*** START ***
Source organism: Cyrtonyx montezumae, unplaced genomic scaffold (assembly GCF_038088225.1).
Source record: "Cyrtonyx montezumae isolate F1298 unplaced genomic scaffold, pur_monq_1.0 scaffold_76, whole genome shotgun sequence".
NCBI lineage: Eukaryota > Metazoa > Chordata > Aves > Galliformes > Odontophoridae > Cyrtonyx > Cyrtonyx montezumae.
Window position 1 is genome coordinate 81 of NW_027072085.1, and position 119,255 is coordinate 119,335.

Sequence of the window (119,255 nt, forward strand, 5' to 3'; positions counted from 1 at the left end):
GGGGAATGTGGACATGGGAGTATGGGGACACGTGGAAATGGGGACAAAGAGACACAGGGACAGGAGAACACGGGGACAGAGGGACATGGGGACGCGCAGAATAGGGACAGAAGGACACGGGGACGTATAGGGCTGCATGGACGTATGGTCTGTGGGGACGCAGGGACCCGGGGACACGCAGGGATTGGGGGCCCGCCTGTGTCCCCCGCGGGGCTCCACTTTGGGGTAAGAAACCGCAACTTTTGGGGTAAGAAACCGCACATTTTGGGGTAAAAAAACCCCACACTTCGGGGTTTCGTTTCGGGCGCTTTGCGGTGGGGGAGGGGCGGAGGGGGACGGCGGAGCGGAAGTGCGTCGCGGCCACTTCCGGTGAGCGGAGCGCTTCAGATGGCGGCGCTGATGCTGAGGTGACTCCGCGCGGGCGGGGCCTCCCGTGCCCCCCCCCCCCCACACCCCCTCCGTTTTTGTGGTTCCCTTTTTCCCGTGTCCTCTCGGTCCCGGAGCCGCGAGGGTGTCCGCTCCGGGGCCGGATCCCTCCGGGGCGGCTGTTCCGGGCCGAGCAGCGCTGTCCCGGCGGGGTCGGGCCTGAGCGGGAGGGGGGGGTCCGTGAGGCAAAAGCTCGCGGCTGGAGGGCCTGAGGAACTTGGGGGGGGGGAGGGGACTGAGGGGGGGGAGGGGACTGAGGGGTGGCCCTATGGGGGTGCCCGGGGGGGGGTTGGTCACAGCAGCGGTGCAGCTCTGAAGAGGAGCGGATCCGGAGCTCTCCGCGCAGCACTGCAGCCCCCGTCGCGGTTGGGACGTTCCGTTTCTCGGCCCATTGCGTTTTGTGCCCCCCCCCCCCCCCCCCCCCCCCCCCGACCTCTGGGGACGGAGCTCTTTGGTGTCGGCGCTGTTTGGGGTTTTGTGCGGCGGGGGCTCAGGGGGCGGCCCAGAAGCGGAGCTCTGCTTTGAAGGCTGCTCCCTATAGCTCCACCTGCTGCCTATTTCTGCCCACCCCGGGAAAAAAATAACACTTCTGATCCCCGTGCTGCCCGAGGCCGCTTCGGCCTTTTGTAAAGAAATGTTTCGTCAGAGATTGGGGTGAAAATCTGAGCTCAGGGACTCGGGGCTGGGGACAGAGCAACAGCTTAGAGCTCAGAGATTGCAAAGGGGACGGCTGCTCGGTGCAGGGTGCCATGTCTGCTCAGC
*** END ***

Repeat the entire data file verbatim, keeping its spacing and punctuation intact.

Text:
Source organism: Cyrtonyx montezumae, unplaced genomic scaffold (assembly GCF_038088225.1).
Source record: "Cyrtonyx montezumae isolate F1298 unplaced genomic scaffold, pur_monq_1.0 scaffold_76, whole genome shotgun sequence".
NCBI lineage: Eukaryota > Metazoa > Chordata > Aves > Galliformes > Odontophoridae > Cyrtonyx > Cyrtonyx montezumae.
Window position 1 is genome coordinate 81 of NW_027072085.1, and position 119,255 is coordinate 119,335.

Sequence of the window (119,255 nt, forward strand, 5' to 3'; positions counted from 1 at the left end):
GGGGAATGTGGACATGGGAGTATGGGGACACGTGGAAATGGGGACAAAGAGACACAGGGACAGGAGAACACGGGGACAGAGGGACATGGGGACGCGCAGAATAGGGACAGAAGGACACGGGGACGTATAGGGCTGCATGGACGTATGGTCTGTGGGGACGCAGGGACCCGGGGACACGCAGGGATTGGGGGCCCGCCTGTGTCCCCCGCGGGGCTCCACTTTGGGGTAAGAAACCGCAACTTTTGGGGTAAGAAACCGCACATTTTGGGGTAAAAAAACCCCACACTTCGGGGTTTCGTTTCGGGCGCTTTGCGGTGGGGGAGGGGCGGAGGGGGACGGCGGAGCGGAAGTGCGTCGCGGCCACTTCCGGTGAGCGGAGCGCTTCAGATGGCGGCGCTGATGCTGAGGTGACTCCGCGCGGGCGGGGCCTCCCGTGCCCCCCCCCCCCCACACCCCCTCCGTTTTTGTGGTTCCCTTTTTCCCGTGTCCTCTCGGTCCCGGAGCCGCGAGGGTGTCCGCTCCGGGGCCGGATCCCTCCGGGGCGGCTGTTCCGGGCCGAGCAGCGCTGTCCCGGCGGGGTCGGGCCTGAGCGGGAGGGGGGGGTCCGTGAGGCAAAAGCTCGCGGCTGGAGGGCCTGAGGAACTTGGGGGGGGGGAGGGGACTGAGGGGGGGGAGGGGACTGAGGGGTGGCCCTATGGGGGTGCCCGGGGGGGGGTTGGTCACAGCAGCGGTGCAGCTCTGAAGAGGAGCGGATCCGGAGCTCTCCGCGCAGCACTGCAGCCCCCGTCGCGGTTGGGACGTTCCGTTTCTCGGCCCATTGCGTTTTGTGCCCCCCCCCCCCCCCCCCCCCCCCCCCGACCTCTGGGGACGGAGCTCTTTGGTGTCGGCGCTGTTTGGGGTTTTGTGCGGCGGGGGCTCAGGGGGCGGCCCAGAAGCGGAGCTCTGCTTTGAAGGCTGCTCCCTATAGCTCCACCTGCTGCCTATTTCTGCCCACCCCGGGAAAAAAATAACACTTCTGATCCCCGTGCTGCCCGAGGCCGCTTCGGCCTTTTGTAAAGAAATGTTTCGTCAGAGATTGGGGTGAAAATCTGAGCTCAGGGACTCGGGGCTGGGGACAGAGCAACAGCTTAGAGCTCAGAGATTGCAAAGGGGACGGCTGCTCGGTGCAGGGTGCCATGTCTGCTCAGC